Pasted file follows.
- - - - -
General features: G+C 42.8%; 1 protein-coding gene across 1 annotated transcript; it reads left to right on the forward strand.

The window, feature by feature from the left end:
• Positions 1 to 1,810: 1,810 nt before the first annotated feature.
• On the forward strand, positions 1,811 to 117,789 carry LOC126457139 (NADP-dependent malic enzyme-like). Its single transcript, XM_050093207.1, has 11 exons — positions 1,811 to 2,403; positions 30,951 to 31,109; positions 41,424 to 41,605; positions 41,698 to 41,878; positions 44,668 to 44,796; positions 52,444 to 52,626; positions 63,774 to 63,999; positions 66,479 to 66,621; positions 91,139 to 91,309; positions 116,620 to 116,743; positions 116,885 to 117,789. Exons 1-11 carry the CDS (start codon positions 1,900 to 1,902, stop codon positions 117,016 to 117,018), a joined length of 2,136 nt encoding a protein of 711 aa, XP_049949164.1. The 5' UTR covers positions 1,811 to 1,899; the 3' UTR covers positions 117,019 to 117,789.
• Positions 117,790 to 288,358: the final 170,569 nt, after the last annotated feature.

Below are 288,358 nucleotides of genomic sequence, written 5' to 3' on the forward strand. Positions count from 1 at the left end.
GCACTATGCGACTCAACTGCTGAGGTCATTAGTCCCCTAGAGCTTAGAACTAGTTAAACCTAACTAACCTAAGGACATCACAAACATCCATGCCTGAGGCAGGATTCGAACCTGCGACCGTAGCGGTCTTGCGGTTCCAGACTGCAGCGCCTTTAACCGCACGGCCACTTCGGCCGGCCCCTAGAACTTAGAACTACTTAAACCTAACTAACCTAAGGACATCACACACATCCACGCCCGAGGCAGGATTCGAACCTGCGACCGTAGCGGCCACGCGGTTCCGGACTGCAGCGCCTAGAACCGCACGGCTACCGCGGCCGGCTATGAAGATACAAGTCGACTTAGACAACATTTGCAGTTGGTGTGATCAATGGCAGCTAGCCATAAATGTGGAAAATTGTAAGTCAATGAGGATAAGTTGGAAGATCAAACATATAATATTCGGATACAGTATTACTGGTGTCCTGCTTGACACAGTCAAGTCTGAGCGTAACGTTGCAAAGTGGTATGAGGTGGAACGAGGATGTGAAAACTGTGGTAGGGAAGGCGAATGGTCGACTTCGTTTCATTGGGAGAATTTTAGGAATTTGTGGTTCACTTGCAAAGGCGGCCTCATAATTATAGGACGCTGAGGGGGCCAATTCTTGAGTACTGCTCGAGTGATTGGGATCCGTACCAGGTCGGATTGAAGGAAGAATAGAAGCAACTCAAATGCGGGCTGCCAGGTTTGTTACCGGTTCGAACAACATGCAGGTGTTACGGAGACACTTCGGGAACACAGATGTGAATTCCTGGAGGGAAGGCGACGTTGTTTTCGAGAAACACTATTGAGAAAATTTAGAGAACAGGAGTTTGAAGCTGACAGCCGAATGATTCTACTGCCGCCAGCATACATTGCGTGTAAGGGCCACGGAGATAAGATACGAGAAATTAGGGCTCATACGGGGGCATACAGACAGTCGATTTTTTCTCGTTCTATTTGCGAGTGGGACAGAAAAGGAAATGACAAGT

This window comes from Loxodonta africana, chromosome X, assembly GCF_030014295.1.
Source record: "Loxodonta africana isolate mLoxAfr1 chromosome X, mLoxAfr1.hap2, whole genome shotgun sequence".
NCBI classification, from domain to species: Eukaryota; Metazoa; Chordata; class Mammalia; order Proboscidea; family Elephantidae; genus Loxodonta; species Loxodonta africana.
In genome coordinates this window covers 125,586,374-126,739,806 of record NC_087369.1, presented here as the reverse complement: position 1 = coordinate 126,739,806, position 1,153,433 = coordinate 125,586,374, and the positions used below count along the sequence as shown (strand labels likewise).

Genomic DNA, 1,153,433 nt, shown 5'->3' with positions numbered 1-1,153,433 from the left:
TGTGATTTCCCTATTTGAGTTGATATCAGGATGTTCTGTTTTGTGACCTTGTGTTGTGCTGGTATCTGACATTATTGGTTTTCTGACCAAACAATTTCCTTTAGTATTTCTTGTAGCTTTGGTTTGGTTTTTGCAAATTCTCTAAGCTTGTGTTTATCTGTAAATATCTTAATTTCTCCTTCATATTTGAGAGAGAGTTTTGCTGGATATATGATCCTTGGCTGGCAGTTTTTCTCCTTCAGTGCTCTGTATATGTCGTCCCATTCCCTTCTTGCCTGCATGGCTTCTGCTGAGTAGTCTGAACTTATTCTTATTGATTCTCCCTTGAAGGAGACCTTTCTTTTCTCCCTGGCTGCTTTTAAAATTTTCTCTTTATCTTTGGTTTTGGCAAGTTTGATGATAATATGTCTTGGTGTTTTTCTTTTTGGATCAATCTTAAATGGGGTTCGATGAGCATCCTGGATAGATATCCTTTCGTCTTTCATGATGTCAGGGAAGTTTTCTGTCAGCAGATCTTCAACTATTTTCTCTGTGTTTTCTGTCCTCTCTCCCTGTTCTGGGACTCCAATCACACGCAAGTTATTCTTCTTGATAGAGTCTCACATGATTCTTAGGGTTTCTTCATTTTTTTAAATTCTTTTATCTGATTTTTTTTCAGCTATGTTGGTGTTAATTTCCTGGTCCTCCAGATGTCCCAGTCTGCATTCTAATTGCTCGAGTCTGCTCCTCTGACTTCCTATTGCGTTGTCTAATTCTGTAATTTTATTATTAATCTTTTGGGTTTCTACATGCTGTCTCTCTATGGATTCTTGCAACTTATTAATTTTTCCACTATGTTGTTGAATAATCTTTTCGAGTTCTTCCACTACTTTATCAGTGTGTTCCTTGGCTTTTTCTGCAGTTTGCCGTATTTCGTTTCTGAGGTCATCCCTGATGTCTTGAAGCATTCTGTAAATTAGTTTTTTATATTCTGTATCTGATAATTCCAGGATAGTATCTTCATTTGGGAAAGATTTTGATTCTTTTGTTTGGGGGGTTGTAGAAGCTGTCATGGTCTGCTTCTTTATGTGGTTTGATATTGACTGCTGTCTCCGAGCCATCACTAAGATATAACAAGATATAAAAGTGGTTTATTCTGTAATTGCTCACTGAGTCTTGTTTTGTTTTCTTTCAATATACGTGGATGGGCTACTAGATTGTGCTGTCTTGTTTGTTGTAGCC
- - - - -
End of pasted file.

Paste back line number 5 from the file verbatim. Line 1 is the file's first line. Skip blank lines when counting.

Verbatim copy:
• Positions 117,790 to 288,358: the final 170,569 nt, after the last annotated feature.